China’s Lucrative Orchid Industry Is a Test for the Nation’s Commitment to Conservation

China is a hotspot of botanical diversity, and that includes orchids. Many have been used for centuries in traditional Chinese medicine, but are being threatened by habitat loss and overcollection. Dozens of species of Dendrobiums are among those collected from the wild. The dried plants are added into teas or soups to help a variety of ailments. As China’s orchids have become overcollected and rare, it’s importing them from neighboring countries.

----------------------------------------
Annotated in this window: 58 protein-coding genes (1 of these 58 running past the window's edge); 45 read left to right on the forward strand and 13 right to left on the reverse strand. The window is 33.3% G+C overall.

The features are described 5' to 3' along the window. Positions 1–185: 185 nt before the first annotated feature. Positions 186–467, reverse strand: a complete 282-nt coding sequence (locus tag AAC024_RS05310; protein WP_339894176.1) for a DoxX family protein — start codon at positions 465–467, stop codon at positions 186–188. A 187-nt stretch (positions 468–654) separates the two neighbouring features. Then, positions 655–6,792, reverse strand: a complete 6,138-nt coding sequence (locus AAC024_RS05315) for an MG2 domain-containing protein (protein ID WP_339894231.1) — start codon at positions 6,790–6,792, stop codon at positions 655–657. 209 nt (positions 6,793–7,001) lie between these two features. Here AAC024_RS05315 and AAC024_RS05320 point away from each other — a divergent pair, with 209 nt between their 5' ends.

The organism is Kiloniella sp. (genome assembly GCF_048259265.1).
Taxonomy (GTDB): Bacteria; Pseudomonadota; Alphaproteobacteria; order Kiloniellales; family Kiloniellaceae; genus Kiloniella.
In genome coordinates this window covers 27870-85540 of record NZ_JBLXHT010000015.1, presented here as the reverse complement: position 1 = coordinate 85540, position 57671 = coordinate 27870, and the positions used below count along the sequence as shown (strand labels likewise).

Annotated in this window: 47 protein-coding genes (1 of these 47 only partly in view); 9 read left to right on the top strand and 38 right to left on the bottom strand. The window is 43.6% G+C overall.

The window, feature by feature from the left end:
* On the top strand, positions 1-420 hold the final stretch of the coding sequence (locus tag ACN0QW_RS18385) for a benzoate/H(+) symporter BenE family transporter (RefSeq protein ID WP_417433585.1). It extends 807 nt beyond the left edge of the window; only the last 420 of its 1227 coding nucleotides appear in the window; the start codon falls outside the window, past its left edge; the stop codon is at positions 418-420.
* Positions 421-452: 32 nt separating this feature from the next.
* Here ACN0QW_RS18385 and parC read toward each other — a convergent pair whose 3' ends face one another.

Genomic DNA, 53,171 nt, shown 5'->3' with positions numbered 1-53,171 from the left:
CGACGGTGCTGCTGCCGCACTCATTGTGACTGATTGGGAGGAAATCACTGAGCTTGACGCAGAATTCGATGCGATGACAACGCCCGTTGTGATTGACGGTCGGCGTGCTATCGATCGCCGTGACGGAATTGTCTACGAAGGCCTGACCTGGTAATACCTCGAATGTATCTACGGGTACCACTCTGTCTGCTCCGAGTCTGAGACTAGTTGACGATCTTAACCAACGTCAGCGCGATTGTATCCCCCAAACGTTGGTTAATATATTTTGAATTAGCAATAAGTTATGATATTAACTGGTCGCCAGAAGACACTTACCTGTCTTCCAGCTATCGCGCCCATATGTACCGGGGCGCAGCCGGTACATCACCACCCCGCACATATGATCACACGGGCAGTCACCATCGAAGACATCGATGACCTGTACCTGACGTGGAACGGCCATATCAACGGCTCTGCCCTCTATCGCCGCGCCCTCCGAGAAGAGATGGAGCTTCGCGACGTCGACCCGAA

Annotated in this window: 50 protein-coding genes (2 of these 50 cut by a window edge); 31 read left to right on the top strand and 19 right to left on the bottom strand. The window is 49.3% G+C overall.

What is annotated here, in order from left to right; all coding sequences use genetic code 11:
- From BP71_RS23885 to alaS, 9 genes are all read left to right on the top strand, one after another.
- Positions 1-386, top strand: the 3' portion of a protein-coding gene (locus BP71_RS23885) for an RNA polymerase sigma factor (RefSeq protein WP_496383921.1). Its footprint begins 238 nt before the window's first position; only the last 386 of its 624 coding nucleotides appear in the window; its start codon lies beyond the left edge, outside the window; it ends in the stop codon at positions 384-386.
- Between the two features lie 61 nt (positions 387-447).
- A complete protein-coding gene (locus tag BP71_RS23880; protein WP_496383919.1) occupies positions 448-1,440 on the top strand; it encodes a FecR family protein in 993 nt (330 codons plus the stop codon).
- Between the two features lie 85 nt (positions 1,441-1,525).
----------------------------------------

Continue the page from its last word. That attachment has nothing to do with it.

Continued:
Fortunately, China is starting to better conserve its orchids. In 2o21, the nation declared all 96 of its native Dendrobium species to be protected. It’s encouraging farmers to cultivate them in industrial greenhouses, or in native forest conditions, rather than collect wild plants. Challenges include enforcing new rules, and reversing the declines in orchid numbers. If China can balance traditional uses with conservation, it can be a model for other countries working to protect their native orchid species.

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